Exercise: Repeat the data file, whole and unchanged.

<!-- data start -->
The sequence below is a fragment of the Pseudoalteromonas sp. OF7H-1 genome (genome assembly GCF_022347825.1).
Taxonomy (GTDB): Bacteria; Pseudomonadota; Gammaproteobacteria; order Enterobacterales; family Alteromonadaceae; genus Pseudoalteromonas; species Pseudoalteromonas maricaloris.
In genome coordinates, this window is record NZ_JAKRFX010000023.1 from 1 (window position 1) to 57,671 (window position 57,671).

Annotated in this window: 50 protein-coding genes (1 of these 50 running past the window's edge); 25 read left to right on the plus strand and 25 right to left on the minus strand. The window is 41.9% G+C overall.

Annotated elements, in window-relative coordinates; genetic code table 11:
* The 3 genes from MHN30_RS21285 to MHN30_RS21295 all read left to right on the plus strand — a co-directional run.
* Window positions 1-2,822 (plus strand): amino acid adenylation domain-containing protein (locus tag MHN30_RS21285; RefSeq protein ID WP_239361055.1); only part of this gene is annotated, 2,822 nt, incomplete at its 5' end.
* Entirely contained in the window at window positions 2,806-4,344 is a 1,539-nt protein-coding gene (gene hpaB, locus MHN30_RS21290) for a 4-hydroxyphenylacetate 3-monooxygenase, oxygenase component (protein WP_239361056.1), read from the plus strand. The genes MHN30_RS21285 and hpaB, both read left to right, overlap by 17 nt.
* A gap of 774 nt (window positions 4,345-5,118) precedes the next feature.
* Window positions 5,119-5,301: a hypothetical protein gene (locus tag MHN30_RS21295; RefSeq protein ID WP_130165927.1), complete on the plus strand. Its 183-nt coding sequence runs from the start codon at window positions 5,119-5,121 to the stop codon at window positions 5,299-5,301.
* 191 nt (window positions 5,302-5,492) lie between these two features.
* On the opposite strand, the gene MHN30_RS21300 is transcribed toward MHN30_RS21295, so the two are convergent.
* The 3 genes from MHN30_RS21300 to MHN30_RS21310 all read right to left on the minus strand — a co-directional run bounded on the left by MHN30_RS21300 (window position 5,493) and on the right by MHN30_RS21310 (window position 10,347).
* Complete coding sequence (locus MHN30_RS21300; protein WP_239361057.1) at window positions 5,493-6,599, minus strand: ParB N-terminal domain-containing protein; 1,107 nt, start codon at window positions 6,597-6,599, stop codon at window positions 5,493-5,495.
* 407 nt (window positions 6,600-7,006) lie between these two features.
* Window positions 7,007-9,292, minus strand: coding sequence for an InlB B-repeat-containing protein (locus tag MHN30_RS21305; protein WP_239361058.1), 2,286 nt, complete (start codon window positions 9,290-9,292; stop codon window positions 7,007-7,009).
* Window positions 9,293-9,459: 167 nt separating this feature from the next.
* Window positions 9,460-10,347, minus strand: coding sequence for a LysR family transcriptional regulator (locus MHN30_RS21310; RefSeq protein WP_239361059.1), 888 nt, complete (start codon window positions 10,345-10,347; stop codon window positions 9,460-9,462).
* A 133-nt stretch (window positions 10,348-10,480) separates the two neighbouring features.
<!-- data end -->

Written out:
The sequence below is a fragment of the Pseudoalteromonas sp. OF7H-1 genome (genome assembly GCF_022347825.1).
Taxonomy (GTDB): Bacteria; Pseudomonadota; Gammaproteobacteria; order Enterobacterales; family Alteromonadaceae; genus Pseudoalteromonas; species Pseudoalteromonas maricaloris.
In genome coordinates, this window is record NZ_JAKRFX010000023.1 from 1 (window position 1) to 57,671 (window position 57,671).

Annotated in this window: 50 protein-coding genes (1 of these 50 running past the window's edge); 25 read left to right on the plus strand and 25 right to left on the minus strand. The window is 41.9% G+C overall.

Annotated elements, in window-relative coordinates; genetic code table 11:
* The 3 genes from MHN30_RS21285 to MHN30_RS21295 all read left to right on the plus strand — a co-directional run.
* Window positions 1-2,822 (plus strand): amino acid adenylation domain-containing protein (locus tag MHN30_RS21285; RefSeq protein ID WP_239361055.1); only part of this gene is annotated, 2,822 nt, incomplete at its 5' end.
* Entirely contained in the window at window positions 2,806-4,344 is a 1,539-nt protein-coding gene (gene hpaB, locus MHN30_RS21290) for a 4-hydroxyphenylacetate 3-monooxygenase, oxygenase component (protein WP_239361056.1), read from the plus strand. The genes MHN30_RS21285 and hpaB, both read left to right, overlap by 17 nt.
* A gap of 774 nt (window positions 4,345-5,118) precedes the next feature.
* Window positions 5,119-5,301: a hypothetical protein gene (locus tag MHN30_RS21295; RefSeq protein ID WP_130165927.1), complete on the plus strand. Its 183-nt coding sequence runs from the start codon at window positions 5,119-5,121 to the stop codon at window positions 5,299-5,301.
* 191 nt (window positions 5,302-5,492) lie between these two features.
* On the opposite strand, the gene MHN30_RS21300 is transcribed toward MHN30_RS21295, so the two are convergent.
* The 3 genes from MHN30_RS21300 to MHN30_RS21310 all read right to left on the minus strand — a co-directional run bounded on the left by MHN30_RS21300 (window position 5,493) and on the right by MHN30_RS21310 (window position 10,347).
* Complete coding sequence (locus MHN30_RS21300; protein WP_239361057.1) at window positions 5,493-6,599, minus strand: ParB N-terminal domain-containing protein; 1,107 nt, start codon at window positions 6,597-6,599, stop codon at window positions 5,493-5,495.
* 407 nt (window positions 6,600-7,006) lie between these two features.
* Window positions 7,007-9,292, minus strand: coding sequence for an InlB B-repeat-containing protein (locus tag MHN30_RS21305; protein WP_239361058.1), 2,286 nt, complete (start codon window positions 9,290-9,292; stop codon window positions 7,007-7,009).
* Window positions 9,293-9,459: 167 nt separating this feature from the next.
* Window positions 9,460-10,347, minus strand: coding sequence for a LysR family transcriptional regulator (locus MHN30_RS21310; RefSeq protein WP_239361059.1), 888 nt, complete (start codon window positions 10,345-10,347; stop codon window positions 9,460-9,462).
* A 133-nt stretch (window positions 10,348-10,480) separates the two neighbouring features.